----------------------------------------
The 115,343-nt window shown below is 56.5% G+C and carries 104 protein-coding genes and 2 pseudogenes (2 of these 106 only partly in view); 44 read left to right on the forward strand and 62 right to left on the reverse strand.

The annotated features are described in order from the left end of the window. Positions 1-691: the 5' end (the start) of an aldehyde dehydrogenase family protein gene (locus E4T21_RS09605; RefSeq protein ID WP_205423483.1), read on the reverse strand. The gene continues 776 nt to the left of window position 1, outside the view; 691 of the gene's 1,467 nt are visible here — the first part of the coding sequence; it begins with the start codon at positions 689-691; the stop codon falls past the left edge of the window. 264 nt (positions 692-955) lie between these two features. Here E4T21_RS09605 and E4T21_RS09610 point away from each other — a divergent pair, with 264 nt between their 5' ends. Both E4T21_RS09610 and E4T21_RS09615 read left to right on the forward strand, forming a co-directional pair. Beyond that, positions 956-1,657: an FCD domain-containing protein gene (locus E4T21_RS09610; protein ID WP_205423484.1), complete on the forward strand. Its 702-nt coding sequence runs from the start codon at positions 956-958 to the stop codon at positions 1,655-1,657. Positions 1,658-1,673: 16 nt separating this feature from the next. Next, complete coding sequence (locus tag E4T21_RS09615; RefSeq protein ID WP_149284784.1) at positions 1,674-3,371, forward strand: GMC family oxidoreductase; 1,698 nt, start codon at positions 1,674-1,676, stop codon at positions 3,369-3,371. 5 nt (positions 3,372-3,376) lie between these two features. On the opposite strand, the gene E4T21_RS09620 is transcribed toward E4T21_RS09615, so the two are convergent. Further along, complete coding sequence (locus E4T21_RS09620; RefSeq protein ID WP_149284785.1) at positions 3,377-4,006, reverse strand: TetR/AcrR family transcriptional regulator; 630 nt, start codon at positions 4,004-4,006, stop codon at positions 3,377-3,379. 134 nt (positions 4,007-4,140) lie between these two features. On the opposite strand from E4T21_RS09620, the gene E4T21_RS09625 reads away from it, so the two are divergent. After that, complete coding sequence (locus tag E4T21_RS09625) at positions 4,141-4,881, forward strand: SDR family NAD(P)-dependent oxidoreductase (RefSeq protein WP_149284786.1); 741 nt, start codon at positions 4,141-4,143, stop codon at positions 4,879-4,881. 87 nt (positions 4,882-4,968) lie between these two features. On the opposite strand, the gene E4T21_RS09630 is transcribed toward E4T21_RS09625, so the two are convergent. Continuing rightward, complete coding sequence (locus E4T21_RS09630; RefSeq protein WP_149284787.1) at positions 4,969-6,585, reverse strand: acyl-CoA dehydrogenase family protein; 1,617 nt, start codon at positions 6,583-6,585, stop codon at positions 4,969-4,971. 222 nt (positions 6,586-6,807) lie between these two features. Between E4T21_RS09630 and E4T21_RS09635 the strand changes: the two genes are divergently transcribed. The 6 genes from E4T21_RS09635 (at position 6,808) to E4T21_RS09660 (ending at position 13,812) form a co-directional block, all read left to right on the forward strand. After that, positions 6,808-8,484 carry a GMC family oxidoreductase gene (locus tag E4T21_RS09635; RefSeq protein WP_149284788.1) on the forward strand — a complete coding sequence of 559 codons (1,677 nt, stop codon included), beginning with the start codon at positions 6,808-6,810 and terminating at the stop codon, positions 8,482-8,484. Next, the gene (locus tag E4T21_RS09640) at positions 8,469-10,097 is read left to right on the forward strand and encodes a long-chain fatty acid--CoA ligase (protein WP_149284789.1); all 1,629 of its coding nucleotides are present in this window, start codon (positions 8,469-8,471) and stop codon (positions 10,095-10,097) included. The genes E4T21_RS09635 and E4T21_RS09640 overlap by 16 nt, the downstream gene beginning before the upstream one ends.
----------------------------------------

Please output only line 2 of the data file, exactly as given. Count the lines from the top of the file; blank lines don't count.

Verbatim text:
The annotated features are described in order from the left end of the window. Positions 1-691: the 5' end (the start) of an aldehyde dehydrogenase family protein gene (locus E4T21_RS09605; RefSeq protein ID WP_205423483.1), read on the reverse strand. The gene continues 776 nt to the left of window position 1, outside the view; 691 of the gene's 1,467 nt are visible here — the first part of the coding sequence; it begins with the start codon at positions 689-691; the stop codon falls past the left edge of the window. 264 nt (positions 692-955) lie between these two features. Here E4T21_RS09605 and E4T21_RS09610 point away from each other — a divergent pair, with 264 nt between their 5' ends. Both E4T21_RS09610 and E4T21_RS09615 read left to right on the forward strand, forming a co-directional pair. Beyond that, positions 956-1,657: an FCD domain-containing protein gene (locus E4T21_RS09610; protein ID WP_205423484.1), complete on the forward strand. Its 702-nt coding sequence runs from the start codon at positions 956-958 to the stop codon at positions 1,655-1,657. Positions 1,658-1,673: 16 nt separating this feature from the next. Next, complete coding sequence (locus tag E4T21_RS09615; RefSeq protein ID WP_149284784.1) at positions 1,674-3,371, forward strand: GMC family oxidoreductase; 1,698 nt, start codon at positions 1,674-1,676, stop codon at positions 3,369-3,371. 5 nt (positions 3,372-3,376) lie between these two features. On the opposite strand, the gene E4T21_RS09620 is transcribed toward E4T21_RS09615, so the two are convergent. Further along, complete coding sequence (locus E4T21_RS09620; RefSeq protein ID WP_149284785.1) at positions 3,377-4,006, reverse strand: TetR/AcrR family transcriptional regulator; 630 nt, start codon at positions 4,004-4,006, stop codon at positions 3,377-3,379. 134 nt (positions 4,007-4,140) lie between these two features. On the opposite strand from E4T21_RS09620, the gene E4T21_RS09625 reads away from it, so the two are divergent. After that, complete coding sequence (locus tag E4T21_RS09625) at positions 4,141-4,881, forward strand: SDR family NAD(P)-dependent oxidoreductase (RefSeq protein WP_149284786.1); 741 nt, start codon at positions 4,141-4,143, stop codon at positions 4,879-4,881. 87 nt (positions 4,882-4,968) lie between these two features. On the opposite strand, the gene E4T21_RS09630 is transcribed toward E4T21_RS09625, so the two are convergent. Continuing rightward, complete coding sequence (locus E4T21_RS09630; RefSeq protein WP_149284787.1) at positions 4,969-6,585, reverse strand: acyl-CoA dehydrogenase family protein; 1,617 nt, start codon at positions 6,583-6,585, stop codon at positions 4,969-4,971. 222 nt (positions 6,586-6,807) lie between these two features. Between E4T21_RS09630 and E4T21_RS09635 the strand changes: the two genes are divergently transcribed. The 6 genes from E4T21_RS09635 (at position 6,808) to E4T21_RS09660 (ending at position 13,812) form a co-directional block, all read left to right on the forward strand. After that, positions 6,808-8,484 carry a GMC family oxidoreductase gene (locus tag E4T21_RS09635; RefSeq protein WP_149284788.1) on the forward strand — a complete coding sequence of 559 codons (1,677 nt, stop codon included), beginning with the start codon at positions 6,808-6,810 and terminating at the stop codon, positions 8,482-8,484. Next, the gene (locus tag E4T21_RS09640) at positions 8,469-10,097 is read left to right on the forward strand and encodes a long-chain fatty acid--CoA ligase (protein WP_149284789.1); all 1,629 of its coding nucleotides are present in this window, start codon (positions 8,469-8,471) and stop codon (positions 10,095-10,097) included. The genes E4T21_RS09635 and E4T21_RS09640 overlap by 16 nt, the downstream gene beginning before the upstream one ends.